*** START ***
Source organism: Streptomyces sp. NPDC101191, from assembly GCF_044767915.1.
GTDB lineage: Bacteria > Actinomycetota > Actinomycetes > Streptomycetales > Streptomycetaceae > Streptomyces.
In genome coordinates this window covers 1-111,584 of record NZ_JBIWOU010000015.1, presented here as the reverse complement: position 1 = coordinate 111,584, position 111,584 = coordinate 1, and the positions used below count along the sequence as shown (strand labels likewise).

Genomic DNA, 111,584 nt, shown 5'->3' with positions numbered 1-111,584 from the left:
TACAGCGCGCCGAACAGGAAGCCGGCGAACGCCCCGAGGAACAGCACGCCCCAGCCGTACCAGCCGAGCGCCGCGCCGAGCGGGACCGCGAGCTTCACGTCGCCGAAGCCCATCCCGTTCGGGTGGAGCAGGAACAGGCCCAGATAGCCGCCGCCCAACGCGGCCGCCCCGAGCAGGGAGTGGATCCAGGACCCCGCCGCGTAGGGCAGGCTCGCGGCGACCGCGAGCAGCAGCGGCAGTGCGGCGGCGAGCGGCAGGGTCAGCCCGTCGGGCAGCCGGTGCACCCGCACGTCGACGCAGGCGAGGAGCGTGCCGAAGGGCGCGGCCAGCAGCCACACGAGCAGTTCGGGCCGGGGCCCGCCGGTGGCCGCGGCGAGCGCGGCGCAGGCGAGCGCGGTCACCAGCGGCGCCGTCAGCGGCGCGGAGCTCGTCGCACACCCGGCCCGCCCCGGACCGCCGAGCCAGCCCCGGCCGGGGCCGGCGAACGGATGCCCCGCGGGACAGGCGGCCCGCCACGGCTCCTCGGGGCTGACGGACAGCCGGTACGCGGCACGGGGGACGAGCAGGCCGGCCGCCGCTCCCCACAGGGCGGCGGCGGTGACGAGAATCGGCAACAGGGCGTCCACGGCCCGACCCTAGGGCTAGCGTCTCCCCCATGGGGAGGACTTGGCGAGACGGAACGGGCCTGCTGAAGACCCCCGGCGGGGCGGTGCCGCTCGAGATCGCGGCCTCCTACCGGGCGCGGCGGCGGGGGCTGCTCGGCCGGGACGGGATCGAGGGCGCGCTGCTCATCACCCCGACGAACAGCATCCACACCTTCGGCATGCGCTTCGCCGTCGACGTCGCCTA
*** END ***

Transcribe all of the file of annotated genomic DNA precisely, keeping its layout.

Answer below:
Source organism: Streptomyces sp. NPDC101191, from assembly GCF_044767915.1.
GTDB lineage: Bacteria > Actinomycetota > Actinomycetes > Streptomycetales > Streptomycetaceae > Streptomyces.
In genome coordinates this window covers 1-111,584 of record NZ_JBIWOU010000015.1, presented here as the reverse complement: position 1 = coordinate 111,584, position 111,584 = coordinate 1, and the positions used below count along the sequence as shown (strand labels likewise).

Genomic DNA, 111,584 nt, shown 5'->3' with positions numbered 1-111,584 from the left:
TACAGCGCGCCGAACAGGAAGCCGGCGAACGCCCCGAGGAACAGCACGCCCCAGCCGTACCAGCCGAGCGCCGCGCCGAGCGGGACCGCGAGCTTCACGTCGCCGAAGCCCATCCCGTTCGGGTGGAGCAGGAACAGGCCCAGATAGCCGCCGCCCAACGCGGCCGCCCCGAGCAGGGAGTGGATCCAGGACCCCGCCGCGTAGGGCAGGCTCGCGGCGACCGCGAGCAGCAGCGGCAGTGCGGCGGCGAGCGGCAGGGTCAGCCCGTCGGGCAGCCGGTGCACCCGCACGTCGACGCAGGCGAGGAGCGTGCCGAAGGGCGCGGCCAGCAGCCACACGAGCAGTTCGGGCCGGGGCCCGCCGGTGGCCGCGGCGAGCGCGGCGCAGGCGAGCGCGGTCACCAGCGGCGCCGTCAGCGGCGCGGAGCTCGTCGCACACCCGGCCCGCCCCGGACCGCCGAGCCAGCCCCGGCCGGGGCCGGCGAACGGATGCCCCGCGGGACAGGCGGCCCGCCACGGCTCCTCGGGGCTGACGGACAGCCGGTACGCGGCACGGGGGACGAGCAGGCCGGCCGCCGCTCCCCACAGGGCGGCGGCGGTGACGAGAATCGGCAACAGGGCGTCCACGGCCCGACCCTAGGGCTAGCGTCTCCCCCATGGGGAGGACTTGGCGAGACGGAACGGGCCTGCTGAAGACCCCCGGCGGGGCGGTGCCGCTCGAGATCGCGGCCTCCTACCGGGCGCGGCGGCGGGGGCTGCTCGGCCGGGACGGGATCGAGGGCGCGCTGCTCATCACCCCGACGAACAGCATCCACACCTTCGGCATGCGCTTCGCCGTCGACGTCGCCTA